Yes, it’s fun to watch Robert Downey do just about anything. I’m thinking that Hollywood could save a lot of money on their next version of The Hulk by casting Downey as Bruce Banner. Whenever he gets angry, instead of a bunch of crappy CGI, Downey could just shout “Now I’m the Hulk! Arr! Me angry!” and run around, doing stuff. If would be a marked improvement on either of the recent Hulk flics.
The Marvel Superhero he’s playing in this over-elementary film is Sherlock Holmes, pugilist extraordinaire. Wait, you’re saying, Sherlock Holmes wasn’t a Marvel character, and he was better known for solving mysteries than fisticuffs? You clearly haven’t seen this movie. Lucky you. Actually it could have been worse; (High praise for the standard Hollywood offerings of late.) Downey gets to do stuff, and there are moments in between fight and chase scenes where the great detective pretends to be sleuthing.
This movie is clearly a sequel to some excellent introduction that was never made. We’re brought in halfway through, and it’s assumed we know the characters already and like them. We do know them, though we might not recognize them, so the goodwill has to be maintained by the likeable actors. Too bad about Rachel McAdams, who seems childish, even Liza Minellish as a femme fetale con-woman. There’s a depressing Watson-is-leaving plotline which feels sequelish as well. Note to screenwriters: If you want to develop suspense, don’t suggest that one of the most famous pairings in literature (and your attempted franchise) is about to break up. Likewise, even the most historically illiterate of us would probably remember if there was ever a moment when the parliament of Great Britain was taken over by an evil wizard, unless one counts Tony Blair.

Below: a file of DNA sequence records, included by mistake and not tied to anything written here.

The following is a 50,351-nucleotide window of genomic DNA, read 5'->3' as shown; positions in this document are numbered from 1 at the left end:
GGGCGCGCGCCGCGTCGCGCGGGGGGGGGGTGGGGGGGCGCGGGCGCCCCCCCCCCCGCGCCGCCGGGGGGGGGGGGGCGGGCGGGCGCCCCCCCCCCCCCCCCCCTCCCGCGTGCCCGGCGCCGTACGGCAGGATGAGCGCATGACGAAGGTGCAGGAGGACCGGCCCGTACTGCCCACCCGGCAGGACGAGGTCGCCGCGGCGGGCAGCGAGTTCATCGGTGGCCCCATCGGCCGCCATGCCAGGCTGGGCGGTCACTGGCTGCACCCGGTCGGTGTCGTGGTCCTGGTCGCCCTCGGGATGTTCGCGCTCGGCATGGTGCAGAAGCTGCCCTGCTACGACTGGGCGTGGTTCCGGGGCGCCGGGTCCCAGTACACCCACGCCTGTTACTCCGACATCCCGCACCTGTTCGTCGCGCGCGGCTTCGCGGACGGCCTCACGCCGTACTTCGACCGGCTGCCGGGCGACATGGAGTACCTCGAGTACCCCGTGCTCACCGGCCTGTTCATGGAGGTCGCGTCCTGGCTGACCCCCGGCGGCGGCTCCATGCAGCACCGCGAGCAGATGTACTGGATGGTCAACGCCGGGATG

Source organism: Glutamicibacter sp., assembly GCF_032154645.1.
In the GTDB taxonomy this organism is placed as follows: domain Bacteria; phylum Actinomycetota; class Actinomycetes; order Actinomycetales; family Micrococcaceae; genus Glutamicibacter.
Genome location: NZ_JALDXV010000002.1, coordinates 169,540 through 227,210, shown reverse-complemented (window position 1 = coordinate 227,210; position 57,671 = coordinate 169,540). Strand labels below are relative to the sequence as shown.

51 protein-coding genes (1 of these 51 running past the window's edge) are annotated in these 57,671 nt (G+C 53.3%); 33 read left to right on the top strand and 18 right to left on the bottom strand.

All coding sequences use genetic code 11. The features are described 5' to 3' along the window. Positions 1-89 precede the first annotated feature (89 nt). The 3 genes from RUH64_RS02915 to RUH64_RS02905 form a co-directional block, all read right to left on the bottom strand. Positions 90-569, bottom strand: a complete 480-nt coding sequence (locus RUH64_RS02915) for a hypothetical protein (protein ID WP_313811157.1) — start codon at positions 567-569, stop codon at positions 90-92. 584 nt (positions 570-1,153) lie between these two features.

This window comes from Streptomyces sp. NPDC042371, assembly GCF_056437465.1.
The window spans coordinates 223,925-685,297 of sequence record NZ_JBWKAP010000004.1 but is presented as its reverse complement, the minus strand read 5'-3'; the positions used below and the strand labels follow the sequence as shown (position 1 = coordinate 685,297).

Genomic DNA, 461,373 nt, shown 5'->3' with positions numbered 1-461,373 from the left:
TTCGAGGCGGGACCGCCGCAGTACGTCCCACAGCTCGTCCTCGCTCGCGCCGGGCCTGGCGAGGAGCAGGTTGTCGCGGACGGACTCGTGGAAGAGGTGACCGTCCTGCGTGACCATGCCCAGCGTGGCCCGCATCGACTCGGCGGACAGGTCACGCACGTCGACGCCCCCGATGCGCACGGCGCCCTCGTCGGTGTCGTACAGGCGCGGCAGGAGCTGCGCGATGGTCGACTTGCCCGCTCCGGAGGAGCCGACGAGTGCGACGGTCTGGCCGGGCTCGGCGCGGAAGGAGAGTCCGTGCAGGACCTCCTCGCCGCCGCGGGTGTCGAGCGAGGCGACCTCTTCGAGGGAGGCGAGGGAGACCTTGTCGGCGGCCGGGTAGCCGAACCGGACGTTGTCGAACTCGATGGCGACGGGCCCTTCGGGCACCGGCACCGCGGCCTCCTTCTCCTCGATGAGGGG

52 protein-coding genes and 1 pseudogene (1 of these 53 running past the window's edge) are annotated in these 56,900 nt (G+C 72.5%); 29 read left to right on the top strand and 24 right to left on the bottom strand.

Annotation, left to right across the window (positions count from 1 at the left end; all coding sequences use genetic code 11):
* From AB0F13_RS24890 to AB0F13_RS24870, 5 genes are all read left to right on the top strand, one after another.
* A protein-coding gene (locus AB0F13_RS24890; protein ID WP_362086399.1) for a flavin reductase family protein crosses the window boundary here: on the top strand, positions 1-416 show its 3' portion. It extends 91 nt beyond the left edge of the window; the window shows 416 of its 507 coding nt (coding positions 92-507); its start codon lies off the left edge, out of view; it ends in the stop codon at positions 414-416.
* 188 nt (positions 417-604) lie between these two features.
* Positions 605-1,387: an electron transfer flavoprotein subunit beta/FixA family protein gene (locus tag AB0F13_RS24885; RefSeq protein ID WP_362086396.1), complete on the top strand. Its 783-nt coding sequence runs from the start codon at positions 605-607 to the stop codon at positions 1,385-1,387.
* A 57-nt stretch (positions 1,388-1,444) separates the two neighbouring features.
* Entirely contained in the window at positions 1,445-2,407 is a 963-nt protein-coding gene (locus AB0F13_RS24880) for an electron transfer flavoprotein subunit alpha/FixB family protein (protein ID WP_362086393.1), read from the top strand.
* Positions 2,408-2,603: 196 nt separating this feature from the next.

The plot rambles on, there are fights, and it’s all relentlessly ugly looking. After a good deal of time, the bad-guy is caught. Then Sherlock makes a speech explaining the mechanisms of the evil wizard’s elaborate ruse. Aha! Holmes was a detective after all! It’s one of those end of the movie monologues, aided by a rapid montage of flashbacks that’s supposed to show you the truth that was there all along (Remember the boiling frog?), if you’d only been paying better attention. You see? The movie wasn’t stupid after all; you were! This is handled so clumsily that not only will you not feel delightfully dumb; it also ruins the whole revelation montage device for all films to come. Seriously, no one should ever attempt it again.
Guy Ritchie (whom I always momentarily confuse with Guy Maddin. Wouldn’t it be wonderful if Maddin were to take on Sherlock Holmes? No?) will no doubt attempt another Sherlock Holmes film, if the money rolls in as expected. He should attempt that first movie he never made. Now that he’s won an audience over with a big dumb Sherlock Holmes, maybe he should use elements that made the character popular, and timeless, to begin with. He can still blow things up and have him punch people. Or he could just get weird with it. Or lazy. As long as he give Robert Downey stuff to do, it’ll be halfway entertaining, which must be all we can hope for these days.